Little did I know that the first freelance assignment I submitted more than 20 years ago would be the start of an exciting and rewarding adventure It would eventually lead me down a new career path and take me to places I’d only read about and dreamed of someday visiting.
My journey began when I timidly approached an editor of a major dog publication following a talk she had offered at a local kennel club. After a brief discussion, the very encouraging editor handed me a business card and told me to call her the following week (these were the days before e-mail).
A few days later, I had an assignment with a prestigious dog magazine and I worked diligently to produce a well-researched, informative and entertaining feature on Junior Showmanship that highlighted the history of young handlers’ involvement in the sport of purebred dogs.
What surprised me the most was that, once the article was published, the editor asked me to submit a few additional queries, which led to other assignments.
Armed with a portfolio, I approached the features editor of a local newspaper with a proposal to write a weekly pet column. He agreed to a six-week summer run, which has continued for 20 years, although I moved to a larger regional paper more than nine years ago.
Soon, I was sought by other local publications, and successfully sought assignments with national publications, not only writing about pets, but also about travel, food, education and other topics.
The next step on my exciting journey was landing a job as a reporter at a Catholic newspaper, where I eventually rose through the ranks to become assistant editor, a rewarding position that I held for a few years before I retired several months ago to begin a new chapter in my life. While I was working at the newspaper, I had the great privilege of being selected to travel to Jordan as part of group of journalists from religious publications, which proved to be an experience I will always treasure.
As I continue to explore new horizons, I recently published my first book through BookLocker, based on my newspaper columns and other writings, about the great gift that pets are to our lives and the unconditional love that they abundantly offer every day.
I still freelance for local publications, and have started on a second, entirely different book as I continue my fascinating journey as a writer.
Following are five tips for beginners that I would like to share:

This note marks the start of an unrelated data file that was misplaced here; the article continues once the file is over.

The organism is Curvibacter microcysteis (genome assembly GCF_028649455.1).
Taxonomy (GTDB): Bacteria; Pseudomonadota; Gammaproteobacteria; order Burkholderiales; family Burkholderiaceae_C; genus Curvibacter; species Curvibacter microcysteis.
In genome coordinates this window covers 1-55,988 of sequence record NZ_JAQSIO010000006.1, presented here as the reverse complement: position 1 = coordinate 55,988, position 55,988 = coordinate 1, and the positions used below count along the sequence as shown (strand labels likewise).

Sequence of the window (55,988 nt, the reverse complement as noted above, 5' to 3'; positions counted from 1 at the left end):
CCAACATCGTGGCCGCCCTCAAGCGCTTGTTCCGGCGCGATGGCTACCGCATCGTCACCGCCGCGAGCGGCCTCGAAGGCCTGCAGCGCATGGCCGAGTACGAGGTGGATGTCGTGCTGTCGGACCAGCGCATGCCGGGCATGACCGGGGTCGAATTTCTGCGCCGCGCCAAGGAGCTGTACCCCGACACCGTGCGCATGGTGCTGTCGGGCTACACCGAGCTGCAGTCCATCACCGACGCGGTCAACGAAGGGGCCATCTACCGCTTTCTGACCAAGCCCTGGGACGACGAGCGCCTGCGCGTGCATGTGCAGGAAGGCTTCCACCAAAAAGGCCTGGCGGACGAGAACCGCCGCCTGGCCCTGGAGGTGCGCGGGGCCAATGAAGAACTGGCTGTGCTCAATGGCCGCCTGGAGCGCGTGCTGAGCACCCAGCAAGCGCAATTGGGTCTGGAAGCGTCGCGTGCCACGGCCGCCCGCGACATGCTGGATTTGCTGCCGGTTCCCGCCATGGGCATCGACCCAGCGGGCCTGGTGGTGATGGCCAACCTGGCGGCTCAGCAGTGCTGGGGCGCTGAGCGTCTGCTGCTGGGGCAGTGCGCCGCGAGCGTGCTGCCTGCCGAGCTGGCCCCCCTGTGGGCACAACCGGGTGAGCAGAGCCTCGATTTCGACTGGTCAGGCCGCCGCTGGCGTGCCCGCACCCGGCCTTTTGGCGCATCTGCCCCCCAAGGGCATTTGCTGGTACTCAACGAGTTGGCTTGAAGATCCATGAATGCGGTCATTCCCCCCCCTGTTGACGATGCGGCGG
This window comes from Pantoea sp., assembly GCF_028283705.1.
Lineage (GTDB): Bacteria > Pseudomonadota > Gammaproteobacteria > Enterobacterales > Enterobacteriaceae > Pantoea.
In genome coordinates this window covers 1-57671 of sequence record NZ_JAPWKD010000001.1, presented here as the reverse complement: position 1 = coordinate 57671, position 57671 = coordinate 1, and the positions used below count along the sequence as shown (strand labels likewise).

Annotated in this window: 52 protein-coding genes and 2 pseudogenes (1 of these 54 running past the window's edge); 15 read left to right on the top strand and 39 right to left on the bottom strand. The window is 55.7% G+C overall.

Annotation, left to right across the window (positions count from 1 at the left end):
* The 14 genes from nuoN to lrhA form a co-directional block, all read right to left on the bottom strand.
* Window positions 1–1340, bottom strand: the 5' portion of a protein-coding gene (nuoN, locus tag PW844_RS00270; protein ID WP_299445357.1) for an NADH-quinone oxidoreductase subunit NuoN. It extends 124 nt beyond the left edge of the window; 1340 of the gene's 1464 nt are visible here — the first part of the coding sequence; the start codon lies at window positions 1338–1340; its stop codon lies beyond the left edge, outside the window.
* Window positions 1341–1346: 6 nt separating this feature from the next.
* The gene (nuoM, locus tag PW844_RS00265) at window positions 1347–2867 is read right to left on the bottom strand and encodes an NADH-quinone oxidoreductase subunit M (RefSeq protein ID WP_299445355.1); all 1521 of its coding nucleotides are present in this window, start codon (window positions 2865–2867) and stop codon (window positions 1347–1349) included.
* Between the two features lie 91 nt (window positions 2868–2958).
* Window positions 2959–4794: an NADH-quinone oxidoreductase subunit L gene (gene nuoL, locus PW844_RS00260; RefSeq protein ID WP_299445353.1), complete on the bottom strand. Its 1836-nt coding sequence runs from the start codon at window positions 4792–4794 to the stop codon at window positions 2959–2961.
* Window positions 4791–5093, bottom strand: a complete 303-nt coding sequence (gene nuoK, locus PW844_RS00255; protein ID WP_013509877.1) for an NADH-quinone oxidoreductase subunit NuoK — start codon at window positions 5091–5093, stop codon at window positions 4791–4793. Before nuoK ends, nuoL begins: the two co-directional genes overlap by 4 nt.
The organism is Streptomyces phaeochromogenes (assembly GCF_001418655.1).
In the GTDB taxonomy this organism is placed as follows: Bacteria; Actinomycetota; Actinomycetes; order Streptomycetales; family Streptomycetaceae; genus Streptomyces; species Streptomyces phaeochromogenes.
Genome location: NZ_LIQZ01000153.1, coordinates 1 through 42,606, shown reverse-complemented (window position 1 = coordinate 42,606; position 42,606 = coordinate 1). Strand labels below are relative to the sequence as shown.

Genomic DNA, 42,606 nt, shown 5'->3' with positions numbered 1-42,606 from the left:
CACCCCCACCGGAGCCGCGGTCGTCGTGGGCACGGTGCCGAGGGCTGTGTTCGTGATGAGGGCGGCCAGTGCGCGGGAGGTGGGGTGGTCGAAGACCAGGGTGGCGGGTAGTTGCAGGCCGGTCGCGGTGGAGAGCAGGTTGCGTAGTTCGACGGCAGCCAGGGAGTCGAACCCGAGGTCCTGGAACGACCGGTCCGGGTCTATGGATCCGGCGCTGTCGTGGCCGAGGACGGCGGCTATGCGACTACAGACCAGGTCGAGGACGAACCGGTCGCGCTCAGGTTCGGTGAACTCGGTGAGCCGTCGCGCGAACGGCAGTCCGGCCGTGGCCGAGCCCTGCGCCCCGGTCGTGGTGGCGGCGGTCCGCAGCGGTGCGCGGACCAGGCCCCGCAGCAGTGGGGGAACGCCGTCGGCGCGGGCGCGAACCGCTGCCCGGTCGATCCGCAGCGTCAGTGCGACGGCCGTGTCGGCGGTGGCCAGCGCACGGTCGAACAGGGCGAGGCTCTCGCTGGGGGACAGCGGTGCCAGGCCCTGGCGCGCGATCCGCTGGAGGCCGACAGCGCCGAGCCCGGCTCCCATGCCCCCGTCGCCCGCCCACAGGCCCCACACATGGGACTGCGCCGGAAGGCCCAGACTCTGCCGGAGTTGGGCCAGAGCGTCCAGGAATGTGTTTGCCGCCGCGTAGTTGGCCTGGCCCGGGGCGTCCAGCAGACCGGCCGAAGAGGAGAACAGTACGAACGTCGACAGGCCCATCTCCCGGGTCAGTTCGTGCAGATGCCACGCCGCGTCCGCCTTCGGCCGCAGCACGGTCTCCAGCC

1. Never be afraid to approach an editor with an idea. You might be surprised at the response and where an acceptance might lead.
2. Learn all that you can learn about a variety of topics that interest you and while it’s great to be an expert on one subject, don’t be too narrow and always be open to new markets.
3. Explore and get to know what’s in your own backyard. Major events and local destinations make great features for local, regional and national travel publications.
4. Discover what’s happening at your local colleges, universities and trade schools. For example, I’ve been able to produce dozens of features about the culinary and pastry arts just by keeping a pulse on a local culinary arts program at a community college.
5. Talk to everyone and be a good listener. Everyone has a unique story to tell and can teach someone a valuable lesson.
Unconditional Love: Pet Tales to Warm the Heart offers selected popular newspaper columns and other articles written by the author during his long career as a journalist.
After being stopped on the street or in the supermarket hundreds of times and asked to write a book, the author finally took the step to share a collection of heartwarming tales about special pets, service dogs and companion animals, as well as short features that provide practical advice about care and conditioning, safety and healthy.
There are also fascinating profiles that illustrate a breed’s origins and development, and share pertinent information about living with and caring for that particular canine breed.
Read more HERE.
Brian J. Lowney, a graduate of St. Anselm College, Manchester, N.H., has been writing about pets for two decades as a weekly newspaper columnist and is a freelance writer for numerous publications. He is the past president of the Wampanoag Kennel Club and an active AKC and 4-H judge.